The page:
There were highlights. Scott Shannon spoke on “Child Psychiatry and the Paradigm of Holism.” He is a child psychiatrist from Loveland CO who is also the former president of the American Holistic Medical Association. In his presentation he made the assumption that in this community we would all be on board with respect to mind-body integration. It was a nice thought. He quoted Norman Shealy to the effect that “if it can be fed back, it can be changed.” Indeed, it should not be necessary to prove every manifestation of that generality all over again from first principles as if self-regulation were a novelty.

The marquee presentation of the conference was by Richard Davidson. Since unpublished material was being presented, Davidson did not allow his talk to be taped. During the lecture, he revealed himself to be rather more than a left-brained researcher, revealing an interest in meditation going back to his college days, and even quoting the Dalai Lama at length (with whom he had met in India at the Dalai Lama’s invitation): “The systematic training of the mind–the cultivation of happiness, the genuine inner transformation by deliberately selecting and focusing on the positive mental states and challenging negative mental states is possible because of the very structure and function of the brain…. The wiring of our brains is not static, not irrevocably fixed. Our brains also also adaptable.”

Davidson proclaimed: “Behavioral interventions are biological. They have to be changing the brain! The notion of a schism between behavioral and medical interventions is an absurd anachronism that will be regarded as a historical curiosity fifty years from now.”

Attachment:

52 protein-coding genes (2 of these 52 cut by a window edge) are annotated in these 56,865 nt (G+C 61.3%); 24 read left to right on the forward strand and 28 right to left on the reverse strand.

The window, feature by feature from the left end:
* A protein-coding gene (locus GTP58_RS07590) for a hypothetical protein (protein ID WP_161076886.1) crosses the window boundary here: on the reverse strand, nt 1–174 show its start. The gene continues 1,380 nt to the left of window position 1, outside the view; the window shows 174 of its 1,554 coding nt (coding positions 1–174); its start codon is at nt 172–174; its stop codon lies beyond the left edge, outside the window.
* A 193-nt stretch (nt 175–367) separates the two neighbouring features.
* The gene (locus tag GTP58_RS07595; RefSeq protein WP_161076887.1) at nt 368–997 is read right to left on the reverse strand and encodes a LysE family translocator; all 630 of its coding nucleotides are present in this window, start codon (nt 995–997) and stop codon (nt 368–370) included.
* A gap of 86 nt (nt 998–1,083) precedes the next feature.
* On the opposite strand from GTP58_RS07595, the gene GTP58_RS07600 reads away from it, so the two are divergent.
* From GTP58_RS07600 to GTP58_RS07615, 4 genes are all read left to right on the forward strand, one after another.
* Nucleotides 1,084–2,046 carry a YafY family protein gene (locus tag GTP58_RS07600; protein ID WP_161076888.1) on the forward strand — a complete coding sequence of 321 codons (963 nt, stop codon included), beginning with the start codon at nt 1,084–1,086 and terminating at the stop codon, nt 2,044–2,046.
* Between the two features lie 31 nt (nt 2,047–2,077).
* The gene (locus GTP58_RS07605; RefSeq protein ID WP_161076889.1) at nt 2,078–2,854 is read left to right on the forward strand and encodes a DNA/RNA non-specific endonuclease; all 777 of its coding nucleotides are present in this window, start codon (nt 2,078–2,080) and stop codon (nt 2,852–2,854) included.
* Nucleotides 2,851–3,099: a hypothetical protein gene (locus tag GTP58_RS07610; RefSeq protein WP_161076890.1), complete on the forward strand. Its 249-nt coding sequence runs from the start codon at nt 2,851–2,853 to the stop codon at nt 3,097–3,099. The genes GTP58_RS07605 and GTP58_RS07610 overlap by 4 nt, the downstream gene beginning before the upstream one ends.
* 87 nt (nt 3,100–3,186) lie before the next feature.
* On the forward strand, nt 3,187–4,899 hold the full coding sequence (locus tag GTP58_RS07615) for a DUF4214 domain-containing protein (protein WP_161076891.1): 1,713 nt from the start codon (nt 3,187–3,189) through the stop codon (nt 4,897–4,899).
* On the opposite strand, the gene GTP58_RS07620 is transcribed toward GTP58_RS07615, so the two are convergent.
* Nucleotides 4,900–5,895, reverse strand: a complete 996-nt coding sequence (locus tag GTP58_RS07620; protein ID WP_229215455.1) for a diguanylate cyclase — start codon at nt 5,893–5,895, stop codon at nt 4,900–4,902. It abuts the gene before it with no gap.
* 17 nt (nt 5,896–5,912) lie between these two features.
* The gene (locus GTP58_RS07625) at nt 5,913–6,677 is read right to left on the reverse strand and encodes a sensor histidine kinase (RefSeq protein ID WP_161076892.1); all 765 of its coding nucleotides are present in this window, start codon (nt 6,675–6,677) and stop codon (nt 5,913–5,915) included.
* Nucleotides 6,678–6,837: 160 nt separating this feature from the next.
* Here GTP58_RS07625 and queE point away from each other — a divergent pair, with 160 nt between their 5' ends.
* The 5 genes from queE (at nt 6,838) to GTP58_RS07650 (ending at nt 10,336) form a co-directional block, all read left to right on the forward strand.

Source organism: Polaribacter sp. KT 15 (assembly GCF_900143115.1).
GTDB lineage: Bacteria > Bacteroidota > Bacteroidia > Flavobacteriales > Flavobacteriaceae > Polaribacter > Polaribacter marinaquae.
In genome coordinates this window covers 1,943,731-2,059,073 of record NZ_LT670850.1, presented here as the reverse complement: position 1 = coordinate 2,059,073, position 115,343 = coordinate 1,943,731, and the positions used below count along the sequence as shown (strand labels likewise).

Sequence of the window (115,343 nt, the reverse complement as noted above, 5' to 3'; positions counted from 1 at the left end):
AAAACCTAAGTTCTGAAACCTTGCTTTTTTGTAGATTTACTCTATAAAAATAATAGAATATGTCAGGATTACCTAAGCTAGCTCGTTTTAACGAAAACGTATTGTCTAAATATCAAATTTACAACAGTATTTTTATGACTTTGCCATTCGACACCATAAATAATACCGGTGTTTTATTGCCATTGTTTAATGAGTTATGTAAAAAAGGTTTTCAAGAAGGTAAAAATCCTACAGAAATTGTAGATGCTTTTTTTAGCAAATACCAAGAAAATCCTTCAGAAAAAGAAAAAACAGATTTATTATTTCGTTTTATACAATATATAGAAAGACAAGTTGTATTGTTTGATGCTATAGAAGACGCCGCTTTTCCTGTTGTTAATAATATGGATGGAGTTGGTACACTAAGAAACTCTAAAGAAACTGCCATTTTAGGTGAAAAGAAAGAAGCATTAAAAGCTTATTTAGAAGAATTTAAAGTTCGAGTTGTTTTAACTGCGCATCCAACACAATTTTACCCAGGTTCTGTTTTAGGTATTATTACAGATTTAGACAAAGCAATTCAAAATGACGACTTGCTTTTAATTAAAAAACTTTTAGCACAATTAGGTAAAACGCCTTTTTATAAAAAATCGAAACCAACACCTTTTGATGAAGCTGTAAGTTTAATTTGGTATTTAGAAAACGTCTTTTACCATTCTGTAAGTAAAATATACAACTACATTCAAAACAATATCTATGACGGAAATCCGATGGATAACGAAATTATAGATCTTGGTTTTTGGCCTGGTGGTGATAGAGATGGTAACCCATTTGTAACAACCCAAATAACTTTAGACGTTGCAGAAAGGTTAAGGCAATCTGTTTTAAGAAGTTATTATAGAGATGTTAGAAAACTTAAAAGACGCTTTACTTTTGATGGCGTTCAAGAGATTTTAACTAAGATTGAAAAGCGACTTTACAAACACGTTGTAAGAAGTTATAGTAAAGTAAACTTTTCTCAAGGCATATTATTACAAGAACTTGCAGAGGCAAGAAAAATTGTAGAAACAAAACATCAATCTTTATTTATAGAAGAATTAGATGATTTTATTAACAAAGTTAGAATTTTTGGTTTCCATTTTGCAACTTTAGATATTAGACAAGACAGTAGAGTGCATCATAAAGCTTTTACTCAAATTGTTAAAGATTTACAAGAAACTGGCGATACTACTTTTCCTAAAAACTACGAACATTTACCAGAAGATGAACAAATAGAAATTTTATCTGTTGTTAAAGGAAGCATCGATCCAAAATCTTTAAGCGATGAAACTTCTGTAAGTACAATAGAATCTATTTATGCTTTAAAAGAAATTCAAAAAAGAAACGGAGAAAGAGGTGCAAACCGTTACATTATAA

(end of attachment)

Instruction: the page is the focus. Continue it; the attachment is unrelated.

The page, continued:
Interestingly, he sees no bias in favor of the right amygdala being associated with negative affect. Most of his findings show bilateral effects in both amygdalas. But then he is studying normals. In that regard, Davidson found high variability both in terms of trait and state-related emotional reactivity. Yet in one study, his group was forced to report only group means! The most interesting findings were not allowed to see the light of day.

Davidson reported that the highest correlation of magnetic resonance data from the amygdala was with the ventro-medial prefrontal cortex, which we may take as supporting our use of the “lower tier” for the preferential training of fear and emotional regulation in general, particularly in the pre-frontal region.

Later in the day, Bud Craig presented an anatomical view of “The Sense of the Physiological Condition of the Body,” one that starts with William James, continues with Antonio Damasio’s “The Feeling of What Happens,” and emerges as a comprehensive physiological model of homeostasis that encompasses pain as a “homeostatic emotion.” Since Craig had the actual neural circuitry of pain and temperature regulation under his particular microscope, he was somewhat contemptuous of Davidson’s imagery, referring to it as “blobology.” Both, however, get us closer to the dynamics of regulation, and thus prepare the ground for acceptance of our work.

Closer to home there were discussions of recovery from severe trauma (gunshots) with neurofeedback by Steve Larsen and Lynda Kirk, as well as related discussions of the intimate relationship between anomalous experience and trauma, a discussion which also drew in Nancy White and Carol Schneider.

And closer to home still, Scott Makeig presented on his work of Principal Component Analysis, with a few minutes on neurofeedback for Parkinsonism thrown in at the end. So how is it that Scott gets an hour Symposium and the field has yet to hear from Lisa Tataryn, who put Parkinsonism on the agenda of neurofeedback over the years? Perhaps next year.